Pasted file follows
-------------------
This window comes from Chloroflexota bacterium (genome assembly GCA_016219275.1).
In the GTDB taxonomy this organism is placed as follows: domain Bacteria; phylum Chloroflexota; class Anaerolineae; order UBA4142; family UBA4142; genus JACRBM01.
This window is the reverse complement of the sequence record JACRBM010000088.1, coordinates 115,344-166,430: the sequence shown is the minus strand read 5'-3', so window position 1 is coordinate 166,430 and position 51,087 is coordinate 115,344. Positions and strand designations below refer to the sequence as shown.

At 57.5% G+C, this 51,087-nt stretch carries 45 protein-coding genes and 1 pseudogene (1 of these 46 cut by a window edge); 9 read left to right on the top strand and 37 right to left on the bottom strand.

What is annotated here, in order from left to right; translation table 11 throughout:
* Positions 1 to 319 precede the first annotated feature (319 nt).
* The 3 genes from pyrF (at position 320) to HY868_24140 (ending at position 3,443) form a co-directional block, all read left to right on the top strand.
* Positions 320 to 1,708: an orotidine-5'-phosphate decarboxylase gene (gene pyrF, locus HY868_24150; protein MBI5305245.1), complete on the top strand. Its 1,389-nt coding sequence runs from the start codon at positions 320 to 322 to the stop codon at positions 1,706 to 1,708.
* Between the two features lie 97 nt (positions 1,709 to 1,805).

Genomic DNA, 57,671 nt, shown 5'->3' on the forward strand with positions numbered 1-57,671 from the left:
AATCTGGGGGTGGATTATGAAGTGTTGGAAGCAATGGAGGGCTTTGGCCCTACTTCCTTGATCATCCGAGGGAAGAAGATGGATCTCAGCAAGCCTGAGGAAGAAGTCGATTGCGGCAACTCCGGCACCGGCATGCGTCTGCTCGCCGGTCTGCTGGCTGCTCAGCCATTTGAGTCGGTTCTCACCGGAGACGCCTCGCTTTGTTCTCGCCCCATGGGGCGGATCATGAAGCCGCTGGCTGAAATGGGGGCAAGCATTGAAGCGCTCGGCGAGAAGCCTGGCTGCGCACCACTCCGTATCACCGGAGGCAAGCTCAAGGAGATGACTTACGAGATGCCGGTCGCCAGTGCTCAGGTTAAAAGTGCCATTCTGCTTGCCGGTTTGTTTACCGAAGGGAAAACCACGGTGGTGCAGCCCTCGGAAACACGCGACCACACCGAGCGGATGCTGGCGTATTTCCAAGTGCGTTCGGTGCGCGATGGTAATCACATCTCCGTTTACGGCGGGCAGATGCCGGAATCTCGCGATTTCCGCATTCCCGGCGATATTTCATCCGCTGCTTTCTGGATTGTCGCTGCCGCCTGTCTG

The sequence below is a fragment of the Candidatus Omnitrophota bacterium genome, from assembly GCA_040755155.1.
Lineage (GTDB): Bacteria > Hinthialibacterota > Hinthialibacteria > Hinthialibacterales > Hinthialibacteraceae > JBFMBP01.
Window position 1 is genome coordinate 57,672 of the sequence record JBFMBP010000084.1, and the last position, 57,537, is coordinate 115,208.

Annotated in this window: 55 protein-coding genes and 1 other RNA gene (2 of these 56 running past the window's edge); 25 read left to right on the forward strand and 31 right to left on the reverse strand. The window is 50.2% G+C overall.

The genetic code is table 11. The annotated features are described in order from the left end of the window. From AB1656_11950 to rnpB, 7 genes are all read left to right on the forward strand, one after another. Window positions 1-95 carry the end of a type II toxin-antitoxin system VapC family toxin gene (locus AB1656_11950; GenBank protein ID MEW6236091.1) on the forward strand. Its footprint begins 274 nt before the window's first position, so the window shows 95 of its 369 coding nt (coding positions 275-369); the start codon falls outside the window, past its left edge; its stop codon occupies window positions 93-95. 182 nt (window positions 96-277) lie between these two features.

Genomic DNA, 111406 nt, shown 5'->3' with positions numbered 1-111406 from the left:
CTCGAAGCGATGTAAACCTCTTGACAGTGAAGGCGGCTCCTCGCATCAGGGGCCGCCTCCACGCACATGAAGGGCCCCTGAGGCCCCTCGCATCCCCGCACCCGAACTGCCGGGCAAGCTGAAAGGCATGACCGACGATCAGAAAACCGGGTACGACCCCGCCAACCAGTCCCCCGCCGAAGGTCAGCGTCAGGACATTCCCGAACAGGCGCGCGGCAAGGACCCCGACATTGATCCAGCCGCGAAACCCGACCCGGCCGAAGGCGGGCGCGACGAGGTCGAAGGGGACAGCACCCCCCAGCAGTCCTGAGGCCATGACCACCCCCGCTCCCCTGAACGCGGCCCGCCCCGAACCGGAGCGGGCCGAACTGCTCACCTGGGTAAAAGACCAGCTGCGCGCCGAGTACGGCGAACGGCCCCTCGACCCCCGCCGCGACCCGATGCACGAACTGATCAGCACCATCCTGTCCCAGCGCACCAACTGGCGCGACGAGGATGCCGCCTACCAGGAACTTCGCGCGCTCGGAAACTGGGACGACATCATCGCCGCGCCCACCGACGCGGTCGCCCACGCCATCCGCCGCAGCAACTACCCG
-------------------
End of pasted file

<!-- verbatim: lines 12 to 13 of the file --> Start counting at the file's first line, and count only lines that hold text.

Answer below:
The sequence below is a fragment of the Candidatus Omnitrophota bacterium genome, from assembly GCA_040755155.1.
Lineage (GTDB): Bacteria > Hinthialibacterota > Hinthialibacteria > Hinthialibacterales > Hinthialibacteraceae > JBFMBP01.